Friday, June 12, 2015

Grbl vs TinyG

There was a question asked over at the Inventables forum on Grbl vs TinyG. The answer is fairly complicated, so I decided to put together a matrix based on my take on the debate and to help folks understand the differences. Keep in mind, this is the way I see it, not necessarily every aspect under the sun for this debate. This blog post will likely get debated and that's ok, so keep in mind this is my view of it.

One thing to note is that there are now two TinyG's on the market with the G2 being quite price competitive with Grbl especially with respect to TinyG G2's powerful processor. Effort has been made to try to only focus on features that are different across Grbl and TinyG, rather than show all of the features where the controllers are equal, i.e. support for work coordinates.

Feedback is welcome here.

This is largely a comparison of these 3 codebases and the processors they're capable of running on. There have been some ARM ports of Grbl, however none of these are in market as a purchaseable product.
Grbl TinyG TinyG G2
Arduino Uno
+ Gshield
TinyG v8 Board Arduino Due
+ Gshield
(Real World)
Uno $10 + Gshield $50
$130 $68
Due $18 + Gshield $50
Buy It + Synthetos Synthetos + Synthetos
This matters for the sake of the overall capabilities of the controller
Atmel ATmega328 Atmel ATxmega192A3 Atmel ATSAM3X8E
This matters for the controller having the oomph to do fast/complex motion planning.
8-bit AVR 8-bit AVR 32-bit ARM
Clock Speed
This matters for the controller being able to generate enough steps for smooth motion as well as handle other processes at the same time.
16 MHz 32 MHz 84 MHz
This matters for the controller being able to take in Gcode fast to keep the planner buffer full when doing long/large/complex Gcode jobs like v-carving, 3D printing, laser toggling, etc.
(0.1 Mbps)
(0.1 Mbps)
USB 2.0 Native
(5 Mbps)
Flash Memory
This matters for the controller having enough room to contain the code for all the fancy features the controller handles. If there is a smaller base of Flash memory, you have to limit features in the controller.
32KB 192KB 512KB
This matters for having enough RAM to hold the buffers for the incoming Gcode and the planner buffer for motion.
2KB 16KB 96KB
TinyG's human-like motion planning and execution is considered one of the major differentiators to Grbl.
AMASS algorithm 3rd Order 5th Order
Axes Supported
How many axes the controller can handle in parallel.
Map Multiple Motors to Axis
If you are running a dual axis machine, for example, you can map two outputs to the same axis.
Could be done via circuit board
Yes Yes
Gcode Buffer Size
Bigger is better. The more Gcode in the buffer, the more the controller can suck lines in faster for motion and planning.
128 bytes
This is size of serial buffer
256 bytes
This is size of serial buffer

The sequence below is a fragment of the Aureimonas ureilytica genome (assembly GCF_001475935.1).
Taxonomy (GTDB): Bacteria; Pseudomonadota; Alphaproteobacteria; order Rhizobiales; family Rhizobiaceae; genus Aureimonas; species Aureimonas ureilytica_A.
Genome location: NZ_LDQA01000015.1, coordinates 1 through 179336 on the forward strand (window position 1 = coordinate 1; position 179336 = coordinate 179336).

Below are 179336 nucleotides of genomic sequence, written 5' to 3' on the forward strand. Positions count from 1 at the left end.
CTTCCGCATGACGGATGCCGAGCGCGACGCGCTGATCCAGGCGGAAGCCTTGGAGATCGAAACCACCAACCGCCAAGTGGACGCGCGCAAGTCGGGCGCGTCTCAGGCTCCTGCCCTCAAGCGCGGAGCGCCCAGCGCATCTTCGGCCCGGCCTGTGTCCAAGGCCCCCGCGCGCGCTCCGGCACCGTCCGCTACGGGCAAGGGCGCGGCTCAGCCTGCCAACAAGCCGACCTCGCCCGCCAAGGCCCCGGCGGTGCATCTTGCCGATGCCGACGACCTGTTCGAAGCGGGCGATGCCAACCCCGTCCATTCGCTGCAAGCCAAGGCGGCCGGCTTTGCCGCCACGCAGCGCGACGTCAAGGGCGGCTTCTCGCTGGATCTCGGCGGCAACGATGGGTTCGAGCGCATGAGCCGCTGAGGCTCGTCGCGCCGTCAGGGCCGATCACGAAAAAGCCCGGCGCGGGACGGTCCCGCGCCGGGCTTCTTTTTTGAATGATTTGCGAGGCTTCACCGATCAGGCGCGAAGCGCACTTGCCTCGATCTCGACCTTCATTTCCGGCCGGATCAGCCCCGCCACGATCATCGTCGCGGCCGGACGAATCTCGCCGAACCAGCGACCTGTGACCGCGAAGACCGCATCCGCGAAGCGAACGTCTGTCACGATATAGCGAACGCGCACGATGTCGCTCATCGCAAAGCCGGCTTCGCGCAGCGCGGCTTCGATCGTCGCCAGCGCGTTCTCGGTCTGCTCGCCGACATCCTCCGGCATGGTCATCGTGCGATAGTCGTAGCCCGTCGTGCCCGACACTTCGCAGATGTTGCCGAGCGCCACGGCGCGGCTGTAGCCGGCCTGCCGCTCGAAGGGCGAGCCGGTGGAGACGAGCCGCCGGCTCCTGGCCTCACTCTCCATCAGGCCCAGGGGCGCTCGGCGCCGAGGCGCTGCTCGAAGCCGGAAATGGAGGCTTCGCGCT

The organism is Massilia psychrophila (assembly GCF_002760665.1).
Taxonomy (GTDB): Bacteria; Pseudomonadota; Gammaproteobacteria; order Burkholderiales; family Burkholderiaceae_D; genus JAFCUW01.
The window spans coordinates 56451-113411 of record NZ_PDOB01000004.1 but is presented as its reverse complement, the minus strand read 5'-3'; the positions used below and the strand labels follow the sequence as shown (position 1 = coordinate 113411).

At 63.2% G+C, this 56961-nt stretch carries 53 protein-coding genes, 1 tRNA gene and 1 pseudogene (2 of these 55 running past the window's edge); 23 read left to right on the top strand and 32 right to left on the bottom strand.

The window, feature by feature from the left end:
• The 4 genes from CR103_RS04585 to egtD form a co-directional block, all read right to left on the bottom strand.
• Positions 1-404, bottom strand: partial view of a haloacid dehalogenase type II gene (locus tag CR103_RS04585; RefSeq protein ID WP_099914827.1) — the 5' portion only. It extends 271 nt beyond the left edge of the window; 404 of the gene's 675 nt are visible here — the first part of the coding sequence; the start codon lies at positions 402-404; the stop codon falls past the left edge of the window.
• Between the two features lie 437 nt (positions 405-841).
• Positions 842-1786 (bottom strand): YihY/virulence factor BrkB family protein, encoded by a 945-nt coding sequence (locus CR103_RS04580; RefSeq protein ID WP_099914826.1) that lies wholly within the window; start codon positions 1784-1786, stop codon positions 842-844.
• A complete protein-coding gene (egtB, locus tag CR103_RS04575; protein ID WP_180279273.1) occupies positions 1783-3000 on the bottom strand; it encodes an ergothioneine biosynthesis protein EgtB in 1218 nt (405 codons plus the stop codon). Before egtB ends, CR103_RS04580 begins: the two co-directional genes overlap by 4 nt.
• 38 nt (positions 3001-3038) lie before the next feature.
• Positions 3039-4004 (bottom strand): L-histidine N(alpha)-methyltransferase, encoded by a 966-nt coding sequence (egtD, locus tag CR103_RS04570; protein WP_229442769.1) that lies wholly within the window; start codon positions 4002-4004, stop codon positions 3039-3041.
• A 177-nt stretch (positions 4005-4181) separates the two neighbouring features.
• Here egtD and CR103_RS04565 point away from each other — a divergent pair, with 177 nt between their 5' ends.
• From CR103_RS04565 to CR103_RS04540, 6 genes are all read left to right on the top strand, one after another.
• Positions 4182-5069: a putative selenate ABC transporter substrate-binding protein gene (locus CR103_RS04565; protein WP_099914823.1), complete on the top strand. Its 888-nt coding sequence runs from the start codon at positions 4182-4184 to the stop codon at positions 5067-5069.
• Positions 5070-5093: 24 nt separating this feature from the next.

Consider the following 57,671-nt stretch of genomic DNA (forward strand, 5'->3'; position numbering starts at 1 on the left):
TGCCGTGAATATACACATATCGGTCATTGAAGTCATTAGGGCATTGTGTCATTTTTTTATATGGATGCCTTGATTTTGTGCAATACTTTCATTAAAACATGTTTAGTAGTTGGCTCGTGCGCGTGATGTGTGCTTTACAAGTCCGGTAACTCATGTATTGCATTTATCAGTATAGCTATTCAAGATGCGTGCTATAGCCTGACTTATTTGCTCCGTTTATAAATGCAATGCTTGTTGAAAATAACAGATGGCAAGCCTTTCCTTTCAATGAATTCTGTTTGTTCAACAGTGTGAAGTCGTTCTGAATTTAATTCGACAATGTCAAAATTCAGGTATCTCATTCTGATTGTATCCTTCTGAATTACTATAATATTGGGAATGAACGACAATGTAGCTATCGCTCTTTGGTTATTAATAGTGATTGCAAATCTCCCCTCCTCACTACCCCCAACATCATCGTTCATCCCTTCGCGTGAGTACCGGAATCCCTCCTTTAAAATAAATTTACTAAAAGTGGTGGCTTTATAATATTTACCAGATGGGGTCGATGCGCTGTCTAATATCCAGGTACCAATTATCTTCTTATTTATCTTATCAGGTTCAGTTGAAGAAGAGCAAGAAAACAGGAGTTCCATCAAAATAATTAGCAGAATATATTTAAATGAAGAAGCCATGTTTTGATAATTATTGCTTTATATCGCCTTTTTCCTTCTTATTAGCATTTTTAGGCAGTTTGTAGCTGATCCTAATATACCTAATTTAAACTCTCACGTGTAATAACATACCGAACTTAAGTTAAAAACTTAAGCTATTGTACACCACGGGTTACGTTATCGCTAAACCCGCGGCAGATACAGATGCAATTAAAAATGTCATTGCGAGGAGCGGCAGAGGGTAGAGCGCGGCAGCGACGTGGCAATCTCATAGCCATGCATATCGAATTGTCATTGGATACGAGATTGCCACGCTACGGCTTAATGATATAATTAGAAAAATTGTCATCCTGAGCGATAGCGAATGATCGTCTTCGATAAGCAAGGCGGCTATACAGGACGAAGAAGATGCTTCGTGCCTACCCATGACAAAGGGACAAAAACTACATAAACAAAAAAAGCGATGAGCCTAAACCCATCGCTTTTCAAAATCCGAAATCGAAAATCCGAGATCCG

~20,000 bytes
This is size of native USB buffer on-board and OS-side
Dual Port (Control/Data)
When you get into higher IO speeds like native USB, you need a way to send real-time control to your CNC while still sending data in parallel so having your CNC expose 2 serial ports provides this method.
No No Yes
Room for Growth
We're always looking for the best features, so does the CNC controller have room for growth of features? Meaning, is there Flash Memory or SRAM left to add enhancements?
ATmega328 memory, processor, IO is maxed out.
About 75% of memory, processor, IO has been used. More RAM is left, but no room for more motors. I/O bound at 115,200 baud for more features.
About 10% of memory, processor, IO has been used.
Push Feedback
This is an important feature with respect to programming a UI. Having the controller data pushed to you when it is relevant to be pushed makes coding a UI much easier. Without push you need to query the controller over and over for the same question regardless of whether the data has changed.
Must redundantly query
You are pushed relevant data when needed
You are pushed relevant data when needed
JSON/XML Feedback
When the controller sends feedback, it's important to be able to parse it easily.
Text (non-markup)
Buffer Wipe
Allows you to send % (or other cmd) to controller to clear it's buffer after a feedhold. Important for jogging operations as well.
No Yes Yes
Compile via Arduino IDE
If you want to edit the firmware, being able to compile from the IDE is nice.
Yes No No
Tool Length Offsets
If you do probing, you could use a tool offset to set your zero.
Yes No No
Motor Power Setting from Software
On newer controllers you can set your amperage for your motors from software rather than turning hardware pots.
No No Yes (On v9 board)
Gcode Line Executed Tracking
If the controller reports exactly when it executes a line, on failed jobs you can know exactly which line to resume from.
No Yes Yes
Real-Time Feedrate Report
Have the controller convey what feedrate it's running at.
Can turn on at compile time, but since not default not much GUI support
Yes Yes

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